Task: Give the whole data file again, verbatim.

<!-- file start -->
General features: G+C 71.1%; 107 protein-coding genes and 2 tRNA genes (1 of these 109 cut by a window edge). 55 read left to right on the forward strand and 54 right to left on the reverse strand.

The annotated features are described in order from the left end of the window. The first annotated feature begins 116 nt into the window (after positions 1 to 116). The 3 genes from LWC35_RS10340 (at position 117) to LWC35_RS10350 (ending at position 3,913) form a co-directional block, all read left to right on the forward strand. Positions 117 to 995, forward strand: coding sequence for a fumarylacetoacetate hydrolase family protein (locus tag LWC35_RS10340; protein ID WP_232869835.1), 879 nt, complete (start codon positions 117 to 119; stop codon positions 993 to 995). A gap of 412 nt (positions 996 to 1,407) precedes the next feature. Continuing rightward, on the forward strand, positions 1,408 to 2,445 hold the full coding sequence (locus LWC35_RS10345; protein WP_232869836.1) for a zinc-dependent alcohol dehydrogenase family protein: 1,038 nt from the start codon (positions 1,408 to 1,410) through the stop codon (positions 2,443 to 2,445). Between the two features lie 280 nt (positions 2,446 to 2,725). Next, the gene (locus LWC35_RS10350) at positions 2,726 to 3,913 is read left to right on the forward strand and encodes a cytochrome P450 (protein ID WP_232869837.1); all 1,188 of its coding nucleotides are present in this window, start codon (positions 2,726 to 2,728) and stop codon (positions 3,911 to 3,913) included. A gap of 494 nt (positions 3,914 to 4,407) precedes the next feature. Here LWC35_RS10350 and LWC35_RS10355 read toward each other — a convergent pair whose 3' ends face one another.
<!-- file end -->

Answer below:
General features: G+C 71.1%; 107 protein-coding genes and 2 tRNA genes (1 of these 109 cut by a window edge). 55 read left to right on the forward strand and 54 right to left on the reverse strand.

The annotated features are described in order from the left end of the window. The first annotated feature begins 116 nt into the window (after positions 1 to 116). The 3 genes from LWC35_RS10340 (at position 117) to LWC35_RS10350 (ending at position 3,913) form a co-directional block, all read left to right on the forward strand. Positions 117 to 995, forward strand: coding sequence for a fumarylacetoacetate hydrolase family protein (locus tag LWC35_RS10340; protein ID WP_232869835.1), 879 nt, complete (start codon positions 117 to 119; stop codon positions 993 to 995). A gap of 412 nt (positions 996 to 1,407) precedes the next feature. Continuing rightward, on the forward strand, positions 1,408 to 2,445 hold the full coding sequence (locus LWC35_RS10345; protein WP_232869836.1) for a zinc-dependent alcohol dehydrogenase family protein: 1,038 nt from the start codon (positions 1,408 to 1,410) through the stop codon (positions 2,443 to 2,445). Between the two features lie 280 nt (positions 2,446 to 2,725). Next, the gene (locus LWC35_RS10350) at positions 2,726 to 3,913 is read left to right on the forward strand and encodes a cytochrome P450 (protein ID WP_232869837.1); all 1,188 of its coding nucleotides are present in this window, start codon (positions 2,726 to 2,728) and stop codon (positions 3,911 to 3,913) included. A gap of 494 nt (positions 3,914 to 4,407) precedes the next feature. Here LWC35_RS10350 and LWC35_RS10355 read toward each other — a convergent pair whose 3' ends face one another.